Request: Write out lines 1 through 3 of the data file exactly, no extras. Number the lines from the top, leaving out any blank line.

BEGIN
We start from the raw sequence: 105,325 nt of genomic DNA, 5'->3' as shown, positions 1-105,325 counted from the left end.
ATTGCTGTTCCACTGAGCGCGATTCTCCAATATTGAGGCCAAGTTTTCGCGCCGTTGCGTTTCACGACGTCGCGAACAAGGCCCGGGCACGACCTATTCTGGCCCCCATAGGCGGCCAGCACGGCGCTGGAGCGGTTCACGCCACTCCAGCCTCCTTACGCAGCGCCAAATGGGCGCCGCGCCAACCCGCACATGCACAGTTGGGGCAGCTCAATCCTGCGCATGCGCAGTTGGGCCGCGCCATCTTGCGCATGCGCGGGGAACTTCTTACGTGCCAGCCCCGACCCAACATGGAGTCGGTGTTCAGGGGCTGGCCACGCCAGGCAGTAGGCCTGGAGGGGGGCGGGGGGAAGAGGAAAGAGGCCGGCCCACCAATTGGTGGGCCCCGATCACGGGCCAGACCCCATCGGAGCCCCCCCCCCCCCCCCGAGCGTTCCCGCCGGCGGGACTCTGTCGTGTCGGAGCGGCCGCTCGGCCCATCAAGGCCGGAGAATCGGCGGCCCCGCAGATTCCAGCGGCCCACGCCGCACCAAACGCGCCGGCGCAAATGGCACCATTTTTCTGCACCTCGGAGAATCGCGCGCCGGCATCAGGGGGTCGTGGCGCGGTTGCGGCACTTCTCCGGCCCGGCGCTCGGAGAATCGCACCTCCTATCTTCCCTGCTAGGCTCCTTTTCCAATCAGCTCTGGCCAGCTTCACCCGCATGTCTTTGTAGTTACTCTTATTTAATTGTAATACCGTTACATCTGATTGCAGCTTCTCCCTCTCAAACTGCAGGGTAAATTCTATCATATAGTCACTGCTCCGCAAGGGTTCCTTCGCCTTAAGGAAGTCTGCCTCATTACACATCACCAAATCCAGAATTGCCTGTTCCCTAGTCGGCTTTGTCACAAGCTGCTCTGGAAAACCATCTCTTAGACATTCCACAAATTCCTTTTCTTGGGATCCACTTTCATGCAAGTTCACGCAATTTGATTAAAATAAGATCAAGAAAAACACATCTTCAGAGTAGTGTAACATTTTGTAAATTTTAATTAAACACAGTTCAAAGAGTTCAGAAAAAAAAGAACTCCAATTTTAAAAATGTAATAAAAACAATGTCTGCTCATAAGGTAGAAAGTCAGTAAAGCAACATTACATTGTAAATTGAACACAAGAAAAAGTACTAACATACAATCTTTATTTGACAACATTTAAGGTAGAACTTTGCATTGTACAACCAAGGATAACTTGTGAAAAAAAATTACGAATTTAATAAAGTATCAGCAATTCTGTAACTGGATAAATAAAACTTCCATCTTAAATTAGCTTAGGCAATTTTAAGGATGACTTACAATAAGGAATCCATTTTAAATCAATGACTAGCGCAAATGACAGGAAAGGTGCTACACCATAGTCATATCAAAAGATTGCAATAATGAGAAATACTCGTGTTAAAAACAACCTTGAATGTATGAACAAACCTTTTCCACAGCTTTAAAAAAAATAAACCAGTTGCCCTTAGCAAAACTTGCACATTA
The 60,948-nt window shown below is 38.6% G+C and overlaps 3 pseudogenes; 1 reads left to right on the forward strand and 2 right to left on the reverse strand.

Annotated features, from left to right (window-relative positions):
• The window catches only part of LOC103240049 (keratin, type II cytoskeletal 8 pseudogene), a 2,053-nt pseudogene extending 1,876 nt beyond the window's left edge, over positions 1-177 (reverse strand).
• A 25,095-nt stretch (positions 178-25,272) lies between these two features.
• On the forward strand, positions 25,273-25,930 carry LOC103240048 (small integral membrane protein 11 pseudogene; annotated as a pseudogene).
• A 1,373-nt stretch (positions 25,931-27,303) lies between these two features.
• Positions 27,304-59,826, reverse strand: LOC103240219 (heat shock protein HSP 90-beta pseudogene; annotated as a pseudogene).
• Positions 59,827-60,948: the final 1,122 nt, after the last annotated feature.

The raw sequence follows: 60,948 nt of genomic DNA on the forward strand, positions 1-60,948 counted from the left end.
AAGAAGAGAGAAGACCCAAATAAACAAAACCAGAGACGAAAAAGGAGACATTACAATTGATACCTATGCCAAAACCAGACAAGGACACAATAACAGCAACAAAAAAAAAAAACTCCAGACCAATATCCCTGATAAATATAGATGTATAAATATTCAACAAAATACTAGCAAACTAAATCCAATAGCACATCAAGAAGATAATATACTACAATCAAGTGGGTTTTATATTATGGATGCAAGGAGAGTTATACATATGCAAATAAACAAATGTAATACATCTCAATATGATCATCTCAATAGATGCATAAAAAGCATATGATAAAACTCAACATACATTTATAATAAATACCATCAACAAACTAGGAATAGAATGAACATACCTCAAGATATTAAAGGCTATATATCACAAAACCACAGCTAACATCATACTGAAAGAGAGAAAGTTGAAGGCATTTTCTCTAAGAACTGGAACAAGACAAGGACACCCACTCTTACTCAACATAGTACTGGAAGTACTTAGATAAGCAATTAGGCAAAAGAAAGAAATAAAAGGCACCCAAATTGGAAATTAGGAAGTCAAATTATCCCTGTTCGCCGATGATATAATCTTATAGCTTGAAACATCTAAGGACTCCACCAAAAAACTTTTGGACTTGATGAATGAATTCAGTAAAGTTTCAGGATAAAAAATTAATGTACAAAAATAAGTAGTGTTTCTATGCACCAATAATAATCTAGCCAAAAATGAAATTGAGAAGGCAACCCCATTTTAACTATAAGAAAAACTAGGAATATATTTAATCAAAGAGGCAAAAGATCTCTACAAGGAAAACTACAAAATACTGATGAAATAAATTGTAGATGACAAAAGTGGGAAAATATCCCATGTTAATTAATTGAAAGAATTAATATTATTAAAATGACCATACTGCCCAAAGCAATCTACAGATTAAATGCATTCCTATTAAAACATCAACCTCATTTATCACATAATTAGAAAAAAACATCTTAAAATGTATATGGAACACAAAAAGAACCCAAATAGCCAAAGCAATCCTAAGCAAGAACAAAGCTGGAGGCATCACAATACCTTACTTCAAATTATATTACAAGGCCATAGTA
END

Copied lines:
We start from the raw sequence: 105,325 nt of genomic DNA, 5'->3' as shown, positions 1-105,325 counted from the left end.
ATTGCTGTTCCACTGAGCGCGATTCTCCAATATTGAGGCCAAGTTTTCGCGCCGTTGCGTTTCACGACGTCGCGAACAAGGCCCGGGCACGACCTATTCTGGCCCCCATAGGCGGCCAGCACGGCGCTGGAGCGGTTCACGCCACTCCAGCCTCCTTACGCAGCGCCAAATGGGCGCCGCGCCAACCCGCACATGCACAGTTGGGGCAGCTCAATCCTGCGCATGCGCAGTTGGGCCGCGCCATCTTGCGCATGCGCGGGGAACTTCTTACGTGCCAGCCCCGACCCAACATGGAGTCGGTGTTCAGGGGCTGGCCACGCCAGGCAGTAGGCCTGGAGGGGGGCGGGGGGAAGAGGAAAGAGGCCGGCCCACCAATTGGTGGGCCCCGATCACGGGCCAGACCCCATCGGAGCCCCCCCCCCCCCCCCGAGCGTTCCCGCCGGCGGGACTCTGTCGTGTCGGAGCGGCCGCTCGGCCCATCAAGGCCGGAGAATCGGCGGCCCCGCAGATTCCAGCGGCCCACGCCGCACCAAACGCGCCGGCGCAAATGGCACCATTTTTCTGCACCTCGGAGAATCGCGCGCCGGCATCAGGGGGTCGTGGCGCGGTTGCGGCACTTCTCCGGCCCGGCGCTCGGAGAATCGCACCTCCTATCTTCCCTGCTAGGCTCCTTTTCCAATCAGCTCTGGCCAGCTTCACCCGCATGTCTTTGTAGTTACTCTTATTTAATTGTAATACCGTTACATCTGATTGCAGCTTCTCCCTCTCAAACTGCAGGGTAAATTCTATCATATAGTCACTGCTCCGCAAGGGTTCCTTCGCCTTAAGGAAGTCTGCCTCATTACACATCACCAAATCCAGAATTGCCTGTTCCCTAGTCGGCTTTGTCACAAGCTGCTCTGGAAAACCATCTCTTAGACATTCCACAAATTCCTTTTCTTGGGATCCACTTTCATGCAAGTTCACGCAATTTGATTAAAATAAGATCAAGAAAAACACATCTTCAGAGTAGTGTAACATTTTGTAAATTTTAATTAAACACAGTTCAAAGAGTTCAGAAAAAAAAGAACTCCAATTTTAAAAATGTAATAAAAACAATGTCTGCTCATAAGGTAGAAAGTCAGTAAAGCAACATTACATTGTAAATTGAACACAAGAAAAAGTACTAACATACAATCTTTATTTGACAACATTTAAGGTAGAACTTTGCATTGTACAACCAAGGATAACTTGTGAAAAAAAATTACGAATTTAATAAAGTATCAGCAATTCTGTAACTGGATAAATAAAACTTCCATCTTAAATTAGCTTAGGCAATTTTAAGGATGACTTACAATAAGGAATCCATTTTAAATCAATGACTAGCGCAAATGACAGGAAAGGTGCTACACCATAGTCATATCAAAAGATTGCAATAATGAGAAATACTCGTGTTAAAAACAACCTTGAATGTATGAACAAACCTTTTCCACAGCTTTAAAAAAAATAAACCAGTTGCCCTTAGCAAAACTTGCACATTA
The 60,948-nt window shown below is 38.6% G+C and overlaps 3 pseudogenes; 1 reads left to right on the forward strand and 2 right to left on the reverse strand.